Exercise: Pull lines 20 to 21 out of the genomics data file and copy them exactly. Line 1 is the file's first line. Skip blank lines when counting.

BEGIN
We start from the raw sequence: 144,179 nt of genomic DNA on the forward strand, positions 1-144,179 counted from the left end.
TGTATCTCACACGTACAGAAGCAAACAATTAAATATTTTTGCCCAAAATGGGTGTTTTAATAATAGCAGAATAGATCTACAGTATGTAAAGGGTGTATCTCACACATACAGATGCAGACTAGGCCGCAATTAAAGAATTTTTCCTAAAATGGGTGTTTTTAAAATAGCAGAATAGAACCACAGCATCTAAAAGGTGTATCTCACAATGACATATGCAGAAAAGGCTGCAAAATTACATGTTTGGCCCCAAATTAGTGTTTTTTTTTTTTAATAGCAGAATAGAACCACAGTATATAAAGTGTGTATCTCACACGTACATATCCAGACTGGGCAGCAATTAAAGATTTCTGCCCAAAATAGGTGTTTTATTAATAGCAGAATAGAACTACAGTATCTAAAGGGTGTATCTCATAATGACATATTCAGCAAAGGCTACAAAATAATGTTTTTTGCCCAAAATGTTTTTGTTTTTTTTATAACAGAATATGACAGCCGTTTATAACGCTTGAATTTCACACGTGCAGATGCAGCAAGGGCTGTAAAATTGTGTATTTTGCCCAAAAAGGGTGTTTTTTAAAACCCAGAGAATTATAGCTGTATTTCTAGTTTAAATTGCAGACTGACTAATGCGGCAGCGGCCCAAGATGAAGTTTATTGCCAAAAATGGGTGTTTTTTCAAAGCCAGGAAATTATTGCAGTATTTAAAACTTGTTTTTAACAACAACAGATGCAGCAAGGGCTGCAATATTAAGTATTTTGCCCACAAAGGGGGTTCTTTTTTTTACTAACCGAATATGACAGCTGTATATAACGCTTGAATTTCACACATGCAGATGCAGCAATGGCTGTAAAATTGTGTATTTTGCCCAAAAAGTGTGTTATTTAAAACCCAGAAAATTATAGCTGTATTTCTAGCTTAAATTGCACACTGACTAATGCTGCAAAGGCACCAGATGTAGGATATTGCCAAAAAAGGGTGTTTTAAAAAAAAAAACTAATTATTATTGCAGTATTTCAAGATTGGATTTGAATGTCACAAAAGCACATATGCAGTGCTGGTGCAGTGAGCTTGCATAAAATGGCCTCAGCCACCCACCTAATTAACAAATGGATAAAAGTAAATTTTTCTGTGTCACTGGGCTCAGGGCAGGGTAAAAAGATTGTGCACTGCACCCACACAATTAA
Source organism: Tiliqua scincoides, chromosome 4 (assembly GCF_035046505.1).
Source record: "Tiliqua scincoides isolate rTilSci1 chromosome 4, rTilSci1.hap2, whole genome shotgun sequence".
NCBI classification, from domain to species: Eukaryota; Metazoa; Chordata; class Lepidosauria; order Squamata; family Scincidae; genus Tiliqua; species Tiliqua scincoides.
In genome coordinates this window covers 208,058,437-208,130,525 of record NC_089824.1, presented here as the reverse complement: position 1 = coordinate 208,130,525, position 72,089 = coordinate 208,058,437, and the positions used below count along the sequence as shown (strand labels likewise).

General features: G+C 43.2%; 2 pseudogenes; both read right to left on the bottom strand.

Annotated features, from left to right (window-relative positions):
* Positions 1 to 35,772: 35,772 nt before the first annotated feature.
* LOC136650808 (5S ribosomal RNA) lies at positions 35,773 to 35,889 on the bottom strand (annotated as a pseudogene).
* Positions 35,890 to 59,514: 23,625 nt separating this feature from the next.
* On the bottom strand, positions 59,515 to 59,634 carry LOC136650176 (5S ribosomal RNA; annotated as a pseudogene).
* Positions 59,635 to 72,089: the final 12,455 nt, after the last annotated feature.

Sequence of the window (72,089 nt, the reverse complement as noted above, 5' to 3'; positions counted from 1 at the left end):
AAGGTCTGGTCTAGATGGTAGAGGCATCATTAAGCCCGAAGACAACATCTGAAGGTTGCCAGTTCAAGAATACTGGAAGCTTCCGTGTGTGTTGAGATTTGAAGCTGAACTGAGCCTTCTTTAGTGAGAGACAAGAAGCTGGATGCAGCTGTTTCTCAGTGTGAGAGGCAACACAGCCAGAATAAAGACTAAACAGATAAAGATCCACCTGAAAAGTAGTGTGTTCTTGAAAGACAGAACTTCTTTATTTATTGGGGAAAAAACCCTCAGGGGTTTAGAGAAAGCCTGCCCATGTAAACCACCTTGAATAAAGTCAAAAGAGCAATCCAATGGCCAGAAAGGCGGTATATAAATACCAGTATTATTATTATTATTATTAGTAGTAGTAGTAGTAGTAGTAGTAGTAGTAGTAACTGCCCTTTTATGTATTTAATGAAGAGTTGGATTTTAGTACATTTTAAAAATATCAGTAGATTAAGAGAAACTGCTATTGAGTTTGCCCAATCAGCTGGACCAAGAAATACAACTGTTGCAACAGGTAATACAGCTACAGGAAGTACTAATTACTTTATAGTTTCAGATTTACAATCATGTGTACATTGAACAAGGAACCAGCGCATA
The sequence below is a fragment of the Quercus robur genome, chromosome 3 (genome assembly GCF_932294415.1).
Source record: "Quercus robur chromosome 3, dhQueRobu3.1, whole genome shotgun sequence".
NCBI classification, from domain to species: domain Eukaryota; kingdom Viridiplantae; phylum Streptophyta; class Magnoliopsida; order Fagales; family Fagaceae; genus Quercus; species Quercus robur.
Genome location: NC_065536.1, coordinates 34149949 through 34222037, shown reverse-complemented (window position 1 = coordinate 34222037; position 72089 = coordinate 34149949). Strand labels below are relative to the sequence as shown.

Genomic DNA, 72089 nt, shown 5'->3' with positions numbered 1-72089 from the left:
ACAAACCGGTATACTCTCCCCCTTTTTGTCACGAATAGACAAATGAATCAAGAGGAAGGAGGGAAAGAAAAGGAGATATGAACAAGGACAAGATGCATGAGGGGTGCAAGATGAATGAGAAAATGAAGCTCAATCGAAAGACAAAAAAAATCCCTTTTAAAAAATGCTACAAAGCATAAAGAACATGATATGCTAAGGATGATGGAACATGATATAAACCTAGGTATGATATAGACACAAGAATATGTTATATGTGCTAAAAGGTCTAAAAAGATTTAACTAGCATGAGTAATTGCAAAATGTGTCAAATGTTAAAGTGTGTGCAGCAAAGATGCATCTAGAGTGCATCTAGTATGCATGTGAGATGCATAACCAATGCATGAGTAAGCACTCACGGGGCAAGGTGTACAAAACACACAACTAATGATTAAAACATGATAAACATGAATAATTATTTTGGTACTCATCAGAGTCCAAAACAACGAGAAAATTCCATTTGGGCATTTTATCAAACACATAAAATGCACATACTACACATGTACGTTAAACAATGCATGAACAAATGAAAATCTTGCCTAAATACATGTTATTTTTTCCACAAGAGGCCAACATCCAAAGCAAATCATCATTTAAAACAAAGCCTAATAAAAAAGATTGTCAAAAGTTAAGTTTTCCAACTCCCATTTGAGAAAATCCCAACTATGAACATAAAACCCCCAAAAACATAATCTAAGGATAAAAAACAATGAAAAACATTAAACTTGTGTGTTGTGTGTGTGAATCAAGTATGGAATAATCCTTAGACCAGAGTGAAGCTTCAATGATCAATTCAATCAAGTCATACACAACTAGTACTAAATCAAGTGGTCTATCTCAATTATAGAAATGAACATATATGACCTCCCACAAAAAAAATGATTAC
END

Genomic DNA, 72089 nt, shown 5'->3' with positions numbered 1-72089 from the left:
ACAAACCGGTATACTCTCCCCCTTTTTGTCACGAATAGACAAATGAATCAAGAGGAAGGAGGGAAAGAAAAGGAGATATGAACAAGGACAAGATGCATGAGGGGTGCAAGATGAATGAGAAAATGAAGCTCAATCGAAAGACAAAAAAAATCCCTTTTAAAAAATGCTACAAAGCATAAAGAACATGATATGCTAAGGATGATGGAACATGATATAAACCTAGGTATGATATAGACACAAGAATATGTTATATGTGCTAAAAGGTCTAAAAAGATTTAACTAGCATGAGTAATTGCAAAATGTGTCAAATGTTAAAGTGTGTGCAGCAAAGATGCATCTAGAGTGCATCTAGTATGCATGTGAGATGCATAACCAATGCATGAGTAAGCACTCACGGGGCAAGGTGTACAAAACACACAACTAATGATTAAAACATGATAAACATGAATAATTATTTTGGTACTCATCAGAGTCCAAAACAACGAGAAAATTCCATTTGGGCATTTTATCAAACACATAAAATGCACATACTACACATGTACGTTAAACAATGCATGAACAAATGAAAATCTTGCCTAAATACATGTTATTTTTTCCACAAGAGGCCAACATCCAAAGCAAATCATCATTTAAAACAAAGCCTAATAAAAAAGATTGTCAAAAGTTAAGTTTTCCAACTCCCATTTGAGAAAATCCCAACTATGAACATAAAACCCCCAAAAACATAATCTAAGGATAAAAAACAATGAAAAACATTAAACTTGTGTGTTGTGTGTGTGAATCAAGTATGGAATAATCCTTAGACCAGAGTGAAGCTTCAATGATCAATTCAATCAAGTCATACACAACTAGTACTAAATCAAGTGGTCTATCTCAATTATAGAAATGAACATATATGACCTCCCACAAAAAAAATGATTAC